With a technologically competent and aging Baby Boomer population, we are expecting previously unseen numbers of users who will demand accessible experiences, and we can help you understand how to create them.
In our DrupalCoin BlockchainCon talk we will provide our audience with:

An updated understanding of what accessibility is and whom it is for
An experience of websites through a screen-reader on a non-compliant, as well as a compliant website.
A time and budget-saving method for creating closed captions.
Information about the long-term benefits of accessible design to improve web experiences for all users
Insight into the great opportunities and requirements for voice control
Updates about the upcoming / new Section 508 Refresh and how it may impact your work.

Read more about the session here. And if you are going to be at DrupalCoin BlockchainCon Baltimore and would like to talk to me or Catharine about accessibility, please reach out to us and let us know: @dbspira, @cmcnally

Source: https://www.phase2technology.com/feed/


Avoidable Design Flaws That Can Hurt Your Site

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The web was supposed to get better,  that was the promise.  And you’d think it would have, with all the increased awareness of accessibility and usability considerations.  But strangely enough, we’re more than 25 years in, and things are actually getting worse in general.  How could this be so?
It can’t be blamed on education.  Every course in Internet Design and Development worth its salt covers the fundamentals of good design principles, usability, and accessibility.  It can’t be blamed on the engineering standards, because the W3C guidelines are stricter and more clearly defined than ever before.  Nor can it be blamed on technology, because the technology is more supportive of developing high quality sites, not less.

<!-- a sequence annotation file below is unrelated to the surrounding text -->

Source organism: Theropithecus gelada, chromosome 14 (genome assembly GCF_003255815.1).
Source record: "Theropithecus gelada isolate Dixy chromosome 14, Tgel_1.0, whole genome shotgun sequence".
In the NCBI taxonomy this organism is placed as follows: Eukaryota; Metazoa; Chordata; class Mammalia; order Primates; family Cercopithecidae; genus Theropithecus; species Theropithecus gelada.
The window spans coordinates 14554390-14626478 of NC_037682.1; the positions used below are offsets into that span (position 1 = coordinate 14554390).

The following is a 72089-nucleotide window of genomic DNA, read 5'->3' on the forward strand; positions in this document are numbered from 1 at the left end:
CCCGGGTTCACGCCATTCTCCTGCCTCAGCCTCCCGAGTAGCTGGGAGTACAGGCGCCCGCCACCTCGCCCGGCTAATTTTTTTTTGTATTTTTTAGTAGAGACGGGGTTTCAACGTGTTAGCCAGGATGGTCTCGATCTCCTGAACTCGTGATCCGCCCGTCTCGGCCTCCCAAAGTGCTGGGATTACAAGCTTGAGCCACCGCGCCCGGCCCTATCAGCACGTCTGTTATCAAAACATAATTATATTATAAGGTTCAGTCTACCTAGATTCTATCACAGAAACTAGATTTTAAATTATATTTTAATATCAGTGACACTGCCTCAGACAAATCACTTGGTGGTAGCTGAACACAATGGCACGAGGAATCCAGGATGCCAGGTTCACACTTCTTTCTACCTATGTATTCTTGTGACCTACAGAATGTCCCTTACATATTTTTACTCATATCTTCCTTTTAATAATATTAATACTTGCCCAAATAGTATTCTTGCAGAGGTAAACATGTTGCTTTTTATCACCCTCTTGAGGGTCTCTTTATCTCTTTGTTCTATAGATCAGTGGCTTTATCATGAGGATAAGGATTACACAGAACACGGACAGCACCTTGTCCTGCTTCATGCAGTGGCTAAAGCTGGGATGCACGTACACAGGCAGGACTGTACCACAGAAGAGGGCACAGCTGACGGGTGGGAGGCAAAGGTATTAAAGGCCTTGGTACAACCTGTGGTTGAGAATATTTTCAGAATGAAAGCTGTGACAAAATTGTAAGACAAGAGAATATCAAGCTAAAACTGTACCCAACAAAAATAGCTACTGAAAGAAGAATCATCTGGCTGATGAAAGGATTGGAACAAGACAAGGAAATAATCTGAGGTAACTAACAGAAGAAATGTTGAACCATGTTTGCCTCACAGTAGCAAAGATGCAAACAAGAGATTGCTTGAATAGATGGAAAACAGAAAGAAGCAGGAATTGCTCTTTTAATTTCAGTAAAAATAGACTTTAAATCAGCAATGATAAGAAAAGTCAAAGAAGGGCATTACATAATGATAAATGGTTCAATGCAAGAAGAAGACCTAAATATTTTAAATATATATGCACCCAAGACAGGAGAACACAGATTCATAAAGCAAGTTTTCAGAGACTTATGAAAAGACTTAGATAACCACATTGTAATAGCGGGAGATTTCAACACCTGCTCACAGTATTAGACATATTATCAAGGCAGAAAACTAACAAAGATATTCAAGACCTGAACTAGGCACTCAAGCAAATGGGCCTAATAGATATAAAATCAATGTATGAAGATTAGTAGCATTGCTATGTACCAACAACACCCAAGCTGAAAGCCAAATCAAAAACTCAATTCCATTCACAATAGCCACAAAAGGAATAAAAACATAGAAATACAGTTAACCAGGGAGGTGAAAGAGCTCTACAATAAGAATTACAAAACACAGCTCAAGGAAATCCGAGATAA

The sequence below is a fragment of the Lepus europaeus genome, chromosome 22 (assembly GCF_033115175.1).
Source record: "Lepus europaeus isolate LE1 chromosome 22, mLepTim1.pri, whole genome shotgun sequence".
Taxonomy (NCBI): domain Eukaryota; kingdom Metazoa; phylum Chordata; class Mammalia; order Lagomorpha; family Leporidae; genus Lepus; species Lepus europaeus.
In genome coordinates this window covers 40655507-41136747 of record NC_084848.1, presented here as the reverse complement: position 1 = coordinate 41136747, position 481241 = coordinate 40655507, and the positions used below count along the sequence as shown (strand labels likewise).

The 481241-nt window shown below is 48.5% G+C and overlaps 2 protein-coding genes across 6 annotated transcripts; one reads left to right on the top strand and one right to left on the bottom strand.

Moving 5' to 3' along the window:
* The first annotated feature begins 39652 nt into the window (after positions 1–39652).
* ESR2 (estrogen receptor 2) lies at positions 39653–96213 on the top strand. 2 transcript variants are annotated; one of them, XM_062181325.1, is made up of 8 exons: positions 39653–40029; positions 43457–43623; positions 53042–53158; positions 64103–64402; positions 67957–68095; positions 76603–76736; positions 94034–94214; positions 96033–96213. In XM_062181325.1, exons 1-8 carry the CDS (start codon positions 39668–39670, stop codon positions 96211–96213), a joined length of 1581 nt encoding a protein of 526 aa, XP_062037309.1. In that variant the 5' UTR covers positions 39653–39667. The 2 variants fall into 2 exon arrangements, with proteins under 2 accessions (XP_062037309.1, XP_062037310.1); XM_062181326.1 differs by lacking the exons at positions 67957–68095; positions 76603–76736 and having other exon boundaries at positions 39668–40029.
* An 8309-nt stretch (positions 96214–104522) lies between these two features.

No, the answer to this paradox is actually quite simple.  It’s because designers have had their power stripped away by the demands of marketers and their clients.  So the designer knows there should be good contrast between the text and the background, but he or she can’t implement that good design principle because somebody in marketing thinks it will look more cool to have “dark silver” text instead of black, and of course we must have “that washed out blue font that Twitter uses” for the headings, so “all the young people can better identify with our site.”
The concern about “looking good” and also copying what everyone else is doing is taking precedence over practical considerations like high speed, low bandwidth, and good usability.  If you’re one of the clients who needs to make decisions about what your site should look like, then this article is for you.  It’s also for those designers who have the courage to negotiate with clients to get websites more in line with how they’re supposed to be, instead of being just like every other similar site out there.  It’s time for the future to arrive already.
1. Poor contrast
This has lately become fashionable.  It’s amazing that it could be so, given the repeated message driven home to us repeatedly over the past 25 years that we must avoid poor contrast.  The precursor to this fashion seems to be Twitter and Bootstrap, but they in turn could have been inspired by someone else.  Let’s take a look at an example: